Q-I have been advised by all the dentists I have consulted, even a 'holistic' one, to remove all my wisdom teeth, although they have not given me problems (only a couple of fillings), but are slightly 'cramped'. The reason given is that, due to insuf
Should molars be routinely removed? This seems to be the stand of the dental profession, and reminds me of doctors who routinely removed tonsils not too long ago because they believed that tonsils served no purpose. CY, Singapore.........
A-American dentists have come to call wisdom teeth 'teeth of misfortune'. This is because the cure is often worse than the 'disease'.
Not long ago, dentists believed that wisdom teeth should be routinely removed as a preventative exercise against possible infection. What they didn't appreciate, until recently, is that removing a tooth can cause serious hidden problems, which can be the source of seemingly unrelated ill health.
Extracting a tooth is not automatically a safe procedure. According to WDDTY panel member Dr Robert Hempleman, when a tooth is extracted, some of the periodontal ligaments that attach the tooth to the bone are often left behind, as are some bacteria. When the socket heals over, a small nest of infection remains (J Endodont, 1990; 16: 54). Unlike most other infections, the body's response is often to encapsulate the infection, sealing it off from bone and even the blood supply. The result is a 'cavitation' a cavity that contains bacteria. And because it has been sealed off, antibiotics can't get to it. This focus of infection (Br Dent J, 1939; 65: 552-3) usually then goes through several stages of ostitis, or inflammation of the bone.
Other troublesome activity in the tooth has to do with the nerve that was damaged during the extraction. In an attempt to heal the ruptured nerve, various elements healing catalysts are sent to the tooth via a two way transport system that flows throughout the body, which means that the bacteria and their toxins are circulated from the tooth socket to anywhere in the body. The eminent Dr Weston Price, who conducted extensive studies on root canals, demonstrated that these bacteria can reach virtually any organ in the body (Price W, Dental Infection: Oral and Systemic, 1923; reprinted by the Price Pottenger Nutrition Foundation, PO Box 2614, La Mesa, CA 91943, USA). Many American dentists believe that cavitations are responsible for a substantial proportion of cases of headaches and ME.
In some instances, the ruptured nerve left behind in an extracted tooth becomes inflamed. This can cause extreme facial pain and is often mistakenly diagnosed as idiopathic trigeminal neuralgia. At his London based dental clinic, Dr Hempleman has successfully treated numerous cases of so called trigeminal neuralgia simply by treating cavitations.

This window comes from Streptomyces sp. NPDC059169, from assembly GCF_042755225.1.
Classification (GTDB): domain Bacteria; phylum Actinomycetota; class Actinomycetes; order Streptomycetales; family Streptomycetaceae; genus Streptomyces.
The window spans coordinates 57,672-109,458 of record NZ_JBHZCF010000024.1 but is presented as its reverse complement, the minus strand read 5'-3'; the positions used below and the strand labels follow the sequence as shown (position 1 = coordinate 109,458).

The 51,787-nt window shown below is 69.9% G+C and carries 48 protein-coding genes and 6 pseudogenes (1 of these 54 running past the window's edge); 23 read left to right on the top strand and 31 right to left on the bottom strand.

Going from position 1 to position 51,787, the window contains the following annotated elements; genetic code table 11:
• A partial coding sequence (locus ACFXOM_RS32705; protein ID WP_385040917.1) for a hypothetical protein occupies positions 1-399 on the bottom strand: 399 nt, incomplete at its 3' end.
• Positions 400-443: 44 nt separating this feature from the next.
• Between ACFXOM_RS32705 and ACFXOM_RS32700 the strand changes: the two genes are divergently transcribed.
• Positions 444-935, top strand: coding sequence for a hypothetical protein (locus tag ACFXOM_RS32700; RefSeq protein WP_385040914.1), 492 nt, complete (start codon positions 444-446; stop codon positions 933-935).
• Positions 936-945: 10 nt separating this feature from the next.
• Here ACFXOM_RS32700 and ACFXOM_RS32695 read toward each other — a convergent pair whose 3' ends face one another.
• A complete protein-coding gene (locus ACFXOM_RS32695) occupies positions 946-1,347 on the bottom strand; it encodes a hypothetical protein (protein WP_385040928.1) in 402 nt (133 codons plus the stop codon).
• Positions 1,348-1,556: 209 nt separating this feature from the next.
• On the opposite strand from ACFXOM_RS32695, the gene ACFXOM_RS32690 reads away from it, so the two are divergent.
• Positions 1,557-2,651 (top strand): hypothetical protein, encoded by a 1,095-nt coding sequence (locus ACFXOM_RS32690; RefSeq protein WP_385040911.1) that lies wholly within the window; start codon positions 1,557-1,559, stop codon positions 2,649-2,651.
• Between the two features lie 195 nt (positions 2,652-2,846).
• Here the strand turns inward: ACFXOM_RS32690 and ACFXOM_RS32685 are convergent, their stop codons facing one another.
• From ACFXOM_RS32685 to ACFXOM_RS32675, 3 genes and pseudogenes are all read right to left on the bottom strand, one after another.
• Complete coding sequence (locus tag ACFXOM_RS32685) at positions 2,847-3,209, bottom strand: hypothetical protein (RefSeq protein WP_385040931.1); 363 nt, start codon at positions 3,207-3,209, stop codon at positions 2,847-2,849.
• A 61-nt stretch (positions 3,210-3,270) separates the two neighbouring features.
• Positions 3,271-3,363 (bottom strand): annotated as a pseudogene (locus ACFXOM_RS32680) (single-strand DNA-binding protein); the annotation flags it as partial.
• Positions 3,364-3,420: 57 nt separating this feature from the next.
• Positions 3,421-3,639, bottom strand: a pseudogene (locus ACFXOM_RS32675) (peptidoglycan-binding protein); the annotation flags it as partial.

Dr Hempleman tends to take a conservative line regarding tooth extractions; indeed, even the British Dental Association has recommended that wisdom teeth no longer be routinely removed. He doesn't remove wisdom teeth unless they don't erupt properly if they are not causing any trouble. After all, dentists can't say for sure that any given patient will definitely have problems from these 'crowded' teeth and, if they did, the worse that can happen is an infection requiring standard antibiotics or a good alternative antibiotic. However, if this occurs repeatedly, that might be the time to consider getting the teeth pulled.
The only caveat, says Dr Hempleman, is that, if the teeth are causing trouble, it is better to extract a tooth when you are young or middle aged, when your body can more easily bounce back, your bone is more elastic and your immune system more robust.
If it does turn out that a tooth needs to be extracted, Dr Hempleman recommends that the socket be well cleaned out and curettaged (scraped using a special tool called a curette). His clinic removes one millimetre of bone from the socket and irrigates with colloidal silver, if necessary. He also places his patients on high doses of vitamin C or even intravenous vitamin C before and after the procedure.
If you have had an extraction and suspect you may have a cavitation, there are several ways to have it diagnosed.
Two thirds to nearly three quarters of all cavitations will show up on an X-ray. You need to have your dentist take a 'panoral' (panoramic) view of the entire top and bottom jaw. Your dentist should suspect any extraction more than a year old which still shows a socket, or any case were the bony trabeculae are either not present or resemble 'falling rain'.
For more about cavitations, you may want to consult Menace in the Mouth?, by our other panel member Dr Jack Levenson. This contains a special section contributed by Dr Hempleman (The Brompton Dental & Health Clinic, 221 Old Brompton Road, London SW5 0EA; 020 7370 0055) on the subject.